drives that day was spotting a black rhino just off the road side. I am proud to say I spotted it! This was the last of the big 5 I had yet to see close up and was delighted with seeing this endangered species in the wild.
From there we continued towards Halili campsite, seeing many haretbest, wildebeest, oryx and even some more giraffes fighting before arriving at the camp shortly before sunset. We raced to the waterhole and oh were we rewarded. First to arrive were a herd of elephants coming for their evening drink. Next a rhino arrived, which the elephants were not too happy about. Once the second rhino arrived the elephants decided to show their distaste for sharing this water source by loud trumpeting and even spraying water at the rhinos.
Once the sun started to set, the waterhole was bathed in the most gorgeous light, from orange to pink which provided an amazing backdrop for the spectacle that was unfolding before us. We then returned to the camp to find honey badgers, the notoriously ill tempered weasel like creature, roaming the campsite.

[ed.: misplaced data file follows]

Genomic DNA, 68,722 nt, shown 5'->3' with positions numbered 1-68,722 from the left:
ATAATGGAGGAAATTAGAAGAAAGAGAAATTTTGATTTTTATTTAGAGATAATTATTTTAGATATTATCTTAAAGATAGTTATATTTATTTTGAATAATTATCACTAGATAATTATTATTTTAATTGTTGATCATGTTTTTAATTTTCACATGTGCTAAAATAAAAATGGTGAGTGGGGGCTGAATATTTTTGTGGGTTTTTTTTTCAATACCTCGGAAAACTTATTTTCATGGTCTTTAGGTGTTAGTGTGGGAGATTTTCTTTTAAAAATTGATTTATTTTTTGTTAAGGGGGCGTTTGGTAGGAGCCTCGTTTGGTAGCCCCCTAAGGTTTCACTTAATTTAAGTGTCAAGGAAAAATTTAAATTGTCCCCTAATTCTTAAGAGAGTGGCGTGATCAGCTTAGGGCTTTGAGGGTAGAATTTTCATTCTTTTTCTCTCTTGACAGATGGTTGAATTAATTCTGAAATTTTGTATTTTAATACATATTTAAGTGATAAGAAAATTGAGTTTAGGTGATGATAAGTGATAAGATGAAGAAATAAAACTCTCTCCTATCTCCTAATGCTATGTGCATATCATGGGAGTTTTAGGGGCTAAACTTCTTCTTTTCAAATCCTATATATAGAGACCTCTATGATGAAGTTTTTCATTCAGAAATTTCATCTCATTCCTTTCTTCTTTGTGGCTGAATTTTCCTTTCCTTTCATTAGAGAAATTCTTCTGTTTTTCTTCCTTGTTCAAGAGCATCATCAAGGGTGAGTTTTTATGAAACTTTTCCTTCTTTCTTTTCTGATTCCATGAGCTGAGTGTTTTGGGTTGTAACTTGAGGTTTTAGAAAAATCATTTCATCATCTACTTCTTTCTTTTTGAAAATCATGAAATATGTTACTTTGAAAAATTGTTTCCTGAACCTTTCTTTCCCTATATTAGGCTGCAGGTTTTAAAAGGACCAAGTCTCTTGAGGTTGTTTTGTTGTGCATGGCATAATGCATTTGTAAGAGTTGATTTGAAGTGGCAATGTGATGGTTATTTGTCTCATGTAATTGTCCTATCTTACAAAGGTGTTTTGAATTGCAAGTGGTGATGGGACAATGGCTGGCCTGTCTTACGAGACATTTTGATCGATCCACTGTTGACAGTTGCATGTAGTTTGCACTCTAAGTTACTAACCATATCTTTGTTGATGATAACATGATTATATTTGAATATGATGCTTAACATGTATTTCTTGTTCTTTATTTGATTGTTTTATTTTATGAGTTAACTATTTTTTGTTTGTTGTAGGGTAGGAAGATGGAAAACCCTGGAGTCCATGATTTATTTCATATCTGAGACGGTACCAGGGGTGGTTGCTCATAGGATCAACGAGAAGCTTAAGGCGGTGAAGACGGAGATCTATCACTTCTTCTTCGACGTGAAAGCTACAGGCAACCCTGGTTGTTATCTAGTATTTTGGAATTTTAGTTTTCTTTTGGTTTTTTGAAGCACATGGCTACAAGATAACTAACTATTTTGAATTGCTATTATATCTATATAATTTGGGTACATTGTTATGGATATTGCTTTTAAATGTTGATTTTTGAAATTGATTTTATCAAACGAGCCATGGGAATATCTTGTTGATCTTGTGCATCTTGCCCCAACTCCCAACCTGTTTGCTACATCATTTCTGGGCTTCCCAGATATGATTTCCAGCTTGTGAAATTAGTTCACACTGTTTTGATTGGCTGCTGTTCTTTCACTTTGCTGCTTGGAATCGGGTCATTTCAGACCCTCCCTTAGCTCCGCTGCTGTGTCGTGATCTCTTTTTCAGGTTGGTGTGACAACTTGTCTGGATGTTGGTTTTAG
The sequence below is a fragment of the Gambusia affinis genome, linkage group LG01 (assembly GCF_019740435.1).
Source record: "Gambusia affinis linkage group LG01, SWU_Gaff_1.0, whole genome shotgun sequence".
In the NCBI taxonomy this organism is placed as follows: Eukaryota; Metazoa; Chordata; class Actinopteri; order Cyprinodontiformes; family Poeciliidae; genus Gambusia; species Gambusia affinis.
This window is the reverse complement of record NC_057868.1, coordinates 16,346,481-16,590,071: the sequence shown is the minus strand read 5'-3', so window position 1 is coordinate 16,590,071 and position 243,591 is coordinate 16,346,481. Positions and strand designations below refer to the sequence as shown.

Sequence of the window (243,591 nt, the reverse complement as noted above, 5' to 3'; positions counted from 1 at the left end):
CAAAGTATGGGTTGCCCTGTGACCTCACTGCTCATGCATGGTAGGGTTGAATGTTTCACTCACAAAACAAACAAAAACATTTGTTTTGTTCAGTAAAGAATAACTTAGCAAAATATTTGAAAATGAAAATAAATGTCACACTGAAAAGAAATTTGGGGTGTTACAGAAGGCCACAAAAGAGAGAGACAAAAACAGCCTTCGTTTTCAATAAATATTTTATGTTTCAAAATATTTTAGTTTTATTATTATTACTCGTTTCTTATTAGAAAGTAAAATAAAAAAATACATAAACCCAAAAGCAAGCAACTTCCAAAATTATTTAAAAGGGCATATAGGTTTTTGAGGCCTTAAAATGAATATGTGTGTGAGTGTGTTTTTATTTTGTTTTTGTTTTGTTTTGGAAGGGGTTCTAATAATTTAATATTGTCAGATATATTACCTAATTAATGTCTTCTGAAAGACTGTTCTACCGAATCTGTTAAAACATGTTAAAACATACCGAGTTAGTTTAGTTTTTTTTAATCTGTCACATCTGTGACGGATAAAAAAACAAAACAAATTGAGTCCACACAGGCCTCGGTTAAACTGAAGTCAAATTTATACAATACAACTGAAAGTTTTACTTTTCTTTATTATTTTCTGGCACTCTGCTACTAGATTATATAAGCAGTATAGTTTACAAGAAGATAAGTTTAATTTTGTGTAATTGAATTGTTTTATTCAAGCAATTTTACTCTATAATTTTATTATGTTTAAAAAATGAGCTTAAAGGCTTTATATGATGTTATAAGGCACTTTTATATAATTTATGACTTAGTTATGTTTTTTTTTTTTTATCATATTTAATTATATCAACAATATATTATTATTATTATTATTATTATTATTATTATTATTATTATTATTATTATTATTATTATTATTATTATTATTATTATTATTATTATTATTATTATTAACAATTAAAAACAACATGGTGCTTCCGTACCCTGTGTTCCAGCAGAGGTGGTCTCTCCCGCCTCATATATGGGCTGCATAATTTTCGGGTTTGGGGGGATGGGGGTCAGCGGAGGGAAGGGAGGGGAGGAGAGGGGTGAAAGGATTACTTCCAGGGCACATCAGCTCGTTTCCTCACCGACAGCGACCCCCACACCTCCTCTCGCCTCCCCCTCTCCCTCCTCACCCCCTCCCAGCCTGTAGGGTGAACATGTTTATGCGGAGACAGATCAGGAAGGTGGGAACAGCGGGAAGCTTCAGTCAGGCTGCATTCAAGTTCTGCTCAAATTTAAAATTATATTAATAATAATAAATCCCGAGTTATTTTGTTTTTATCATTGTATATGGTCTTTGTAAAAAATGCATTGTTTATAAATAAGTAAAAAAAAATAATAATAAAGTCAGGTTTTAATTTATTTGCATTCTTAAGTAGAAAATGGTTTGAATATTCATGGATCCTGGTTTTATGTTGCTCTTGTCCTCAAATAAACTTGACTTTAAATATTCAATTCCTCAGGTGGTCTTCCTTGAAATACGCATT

Next morning was an early start to see if any animals graced us for sunrise at the waterhole. Unfortunately not and so we set off after breakfast in search of lions. We may or may not have taken a wrong turning and may or may not have ended up on a closed trail where we may, or may not have seen NOTHING for a few hours. But in the end we arrived back on normal trails and saw more hartebeest, elands, kudu before arriving at Okaukuejo camp by mid afternoon where we made the most of the swimming pool before going for a sunset drive during which we saw a black backed jackel eating the remains of a dead zebra. Unfortunately the waterhole was quiet here so after a dinner of green curry and a beer or 2, we retired for the night to make one last drive in the morning.
|Sunset over Okaukuejo waterhole.|
Next morning, having heard about a lion kill the day before, we set off with the aim of finding a lion or two. And sure enough less than a kilometre from the park's gate, we come across a male lion eating the remains of a giraffe kill. As is normal with lions, the females do the kill and the male will eat his fill before leaving the remains. Once this male had eaten his fill and walked away,the carcass was covered in jackels to eat the remains. After finally seeing a big cat we left for Windhoek happy.
Quote for the day: "Look deep into Nature, and then you will understand everything better."- Albert Einstein